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Published Monthly by the Nebraska State Historical Society
Associate Editors
The Staffs of the Nebraska State Historical Society and
Legislative Reference Bureau
Subscription $2.00 Per Year
q All sustaining members of the Nebraska State Historical
    Society receive Nebraska History without further payment.
q Entered US second class mail matter, under act of July
16, 1894, at Lincoln, Nebraska, April 2, 1918.





Twenty below, and I hear the wind roaring,
See the snow drifting and filling the air,
And I'm quite agreed my papers to read,
To sit by the fire in a well-cushioned chair.


Where drifts were piled high. green grass will be growing,
Soft breezes will murmur, birds flit through the air:
I'm not re'lly complaining, but 0, I am longing
To sit out-of-door in my old rocking chair.

January, 1918. - S. C. B.


The poet's zeal is dead and gone,
No longer burns poetic fire,
No longer thoughts blaze forth in rhyme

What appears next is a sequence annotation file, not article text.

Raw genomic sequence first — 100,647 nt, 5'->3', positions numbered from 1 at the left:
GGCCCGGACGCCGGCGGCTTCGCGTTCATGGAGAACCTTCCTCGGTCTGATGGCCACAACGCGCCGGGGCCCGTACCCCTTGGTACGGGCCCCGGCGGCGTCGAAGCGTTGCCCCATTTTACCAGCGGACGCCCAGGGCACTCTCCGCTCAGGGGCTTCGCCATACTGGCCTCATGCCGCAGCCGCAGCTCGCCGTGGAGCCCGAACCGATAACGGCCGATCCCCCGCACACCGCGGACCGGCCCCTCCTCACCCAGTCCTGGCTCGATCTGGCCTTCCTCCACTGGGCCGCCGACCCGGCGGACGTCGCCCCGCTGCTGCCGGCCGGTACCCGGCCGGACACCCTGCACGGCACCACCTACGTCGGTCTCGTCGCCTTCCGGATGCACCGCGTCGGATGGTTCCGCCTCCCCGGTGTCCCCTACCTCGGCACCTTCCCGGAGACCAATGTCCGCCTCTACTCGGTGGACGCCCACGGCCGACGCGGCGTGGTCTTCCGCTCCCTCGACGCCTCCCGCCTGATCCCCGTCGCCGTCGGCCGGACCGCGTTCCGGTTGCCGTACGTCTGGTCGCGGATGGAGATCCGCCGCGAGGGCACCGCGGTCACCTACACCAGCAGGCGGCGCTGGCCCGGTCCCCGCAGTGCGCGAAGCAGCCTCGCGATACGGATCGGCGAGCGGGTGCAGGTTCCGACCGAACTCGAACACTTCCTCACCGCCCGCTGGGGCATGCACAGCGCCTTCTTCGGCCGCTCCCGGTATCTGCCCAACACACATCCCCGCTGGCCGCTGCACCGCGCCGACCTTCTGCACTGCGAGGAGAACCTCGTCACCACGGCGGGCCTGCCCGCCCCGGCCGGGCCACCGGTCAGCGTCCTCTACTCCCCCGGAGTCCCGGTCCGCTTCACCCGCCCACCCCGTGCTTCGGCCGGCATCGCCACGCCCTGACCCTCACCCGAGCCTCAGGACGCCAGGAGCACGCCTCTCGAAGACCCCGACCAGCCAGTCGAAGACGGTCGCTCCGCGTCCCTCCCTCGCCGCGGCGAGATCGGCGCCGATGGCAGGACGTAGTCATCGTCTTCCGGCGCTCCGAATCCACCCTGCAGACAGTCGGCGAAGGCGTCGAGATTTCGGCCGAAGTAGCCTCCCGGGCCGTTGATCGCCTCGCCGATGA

To soft accompaniment of lyre.

Strangled at birth by cold neglect,
Suffering the pangs of cruel scorn;
'Twould sure have been a kinder fate,
Better never to have been born.

- S. C. B.

   While on a prospecting tour for the State Historical Society in May of this year Frank A. Harrison found much valuable material in Nemaha county. The biggest treasure was in a box covered with rubbish in a basement at Auburn.
   In this box were the first court records. sheriff's fee book, and other official documents of Nemaha county dating from 1855; books of the first treasurer of Brownville; records of the first Bible society; records of the early organization of an Episcopal church at Nemaha City; record book of the "Union Club" during the civil war; surplus bonds of the "Brownville & Ft. Kearney Railroad;" files containing hundreds of letters from men of note during the pioneer days; original maps and plats of Nemaha county and its boom towns; complete census returns for 1870, and much other material which had been lost to sight for nearly fifty years.